Skills Management

Learning Badges – Why and How to Use Them

Learning badges are visual representations of skill, ability, or knowledge acquired by a person. Their practical usefulness is to grant these features visibility through broadcasting on online platforms, in addition to storing and publishing evidence and data about the depicted achievement. This new technology is capable of transforming accreditation and evaluation processes for educational and corporate contexts, by providing specific information on participants’ performance in training or work-related activities. The ideal scenario for any organization is for professionals to become aware of their own educational advancement and to voluntarily participate in various programs and refresher courses while they are working. The idea that people will proactively engage in long-term and lasting training activities is part of lifelong learning. This learning process consists of enriching the knowledge acquired by a person throughout their life by participating in educational activities aimed at improving not only their work performance but also their family and social relationships as part of a continuous search for individual growth and development 

According to US News & World Report, human resource managers across industries are taking notice of micro-degrees. Ninety-five percent of 114 managers surveyed reported interest in skill badges. Taking the initiative to increase your knowledge and skill set can get the attention of your current employer, or improve your profile to a potential new boss. 

Why do you need skill badges

Advantages of Learning Badges

A significant advantage of nanodegrees and learning badges is that they are often far less expensive than pursuing a traditional full degree. You have the option of cherry picking your subjects to fit your needs, or stacking a set of skills toward even greater competency in a given area. You make the commitment to a subject that suits you. If you earn a learning badge and decide not to dive any deeper into that particular area, you are free to explore another subject entirely, without spending time or money on an extended course of study.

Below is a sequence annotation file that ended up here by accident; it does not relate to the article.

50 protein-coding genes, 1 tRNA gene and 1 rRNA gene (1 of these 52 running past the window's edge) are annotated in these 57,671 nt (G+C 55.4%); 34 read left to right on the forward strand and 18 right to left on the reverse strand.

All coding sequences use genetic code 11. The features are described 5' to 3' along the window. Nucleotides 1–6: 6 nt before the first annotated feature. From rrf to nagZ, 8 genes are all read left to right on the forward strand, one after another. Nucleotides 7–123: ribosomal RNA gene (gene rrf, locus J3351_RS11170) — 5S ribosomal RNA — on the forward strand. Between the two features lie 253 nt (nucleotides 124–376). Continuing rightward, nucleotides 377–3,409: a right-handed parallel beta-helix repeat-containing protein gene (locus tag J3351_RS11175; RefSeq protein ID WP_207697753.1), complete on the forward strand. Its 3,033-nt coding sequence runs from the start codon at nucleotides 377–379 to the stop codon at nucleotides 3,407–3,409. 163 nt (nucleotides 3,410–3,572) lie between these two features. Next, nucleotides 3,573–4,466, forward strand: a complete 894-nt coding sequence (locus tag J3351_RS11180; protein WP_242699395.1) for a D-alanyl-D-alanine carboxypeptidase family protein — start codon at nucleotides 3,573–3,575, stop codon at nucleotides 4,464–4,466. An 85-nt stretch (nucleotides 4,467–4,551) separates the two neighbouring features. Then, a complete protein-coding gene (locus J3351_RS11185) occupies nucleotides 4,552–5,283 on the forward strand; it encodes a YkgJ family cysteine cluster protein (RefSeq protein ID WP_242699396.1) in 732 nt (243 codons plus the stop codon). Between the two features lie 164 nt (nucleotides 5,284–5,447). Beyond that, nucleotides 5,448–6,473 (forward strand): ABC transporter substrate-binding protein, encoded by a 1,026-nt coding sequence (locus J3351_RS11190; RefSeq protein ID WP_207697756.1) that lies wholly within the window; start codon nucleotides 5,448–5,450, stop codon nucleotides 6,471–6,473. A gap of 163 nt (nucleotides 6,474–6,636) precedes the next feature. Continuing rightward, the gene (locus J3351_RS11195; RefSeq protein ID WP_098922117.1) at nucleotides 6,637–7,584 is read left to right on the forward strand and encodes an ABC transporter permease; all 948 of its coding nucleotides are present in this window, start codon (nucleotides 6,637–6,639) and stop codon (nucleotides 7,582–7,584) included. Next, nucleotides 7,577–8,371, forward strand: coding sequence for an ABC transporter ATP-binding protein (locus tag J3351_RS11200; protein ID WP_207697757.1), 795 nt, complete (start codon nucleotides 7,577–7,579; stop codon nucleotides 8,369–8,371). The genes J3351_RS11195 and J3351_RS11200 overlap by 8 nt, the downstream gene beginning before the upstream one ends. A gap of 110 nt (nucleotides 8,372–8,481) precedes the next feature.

Another benefit is that you can share your achievements. Your learning portfolio becomes an online resume builder. ”In other words,” writes Lindsey Tepe for TIME, ”a micro-credential not only represents mastery of skill, but it is also linked to an online portfolio that shows colleagues, and potentially employers, how that particular person demonstrated his or her mastery.” 

Hard skills vs soft skills

Professional development certification makes sense for people who work in industries and sectors where information and technology are always changing. Micro-degrees offer an efficient and affordable way to stay abreast of the latest developments. A short list of career options that benefit from specific and continuing education include: 

  • Information Technology 
  • Healthcare 
  • Education 
  • Finance 
  • Public Management 

These micro degrees can be used to obtain technical or marketable skills which we will discuss in the upcoming part of our blog.

Soft skills and hard skills difference

Hard Skills vs Soft Skills 

Hard skills and soft skills are two sides of the same coin. As you work towards earning your degree or certificate, it can be easy to focus only on your hard skills. For instance, a graphic design student may focus on building a solid portfolio, or a programming student might develop a computer game to show his or her coding expertise. These are examples of hard skills—in other words, proof you have the practical knowledge to get a job in your field. 

On the other hand, Soft skills, sometimes called “durable” or “uniquely human” skills,  include things like oral communication, written communication, collaboration, problem-solving, and critical thinking. Businesses and organizations looking to hire new employees often value hard and soft skills equally. After all, soft skills affect how employees interact with co-workers and customers, directly impacting team functionality and organizational output. You can bet employers want to know about your soft skills before they hire you. 

Whether you are climbing the corporate ladder, changing professions, or simply wanting to stay at the top of your industry’s game, learning badges can accelerate your career by broadening and honing your relevant, usable skills, making you a more effective team player, and a more visible asset in your chosen field. Badges help you stay sharp and get noticed. 

Arda Helvacılar

Greetings, this is Arda. I am the founder of Sertifier and a devoted edtech enthusiast.

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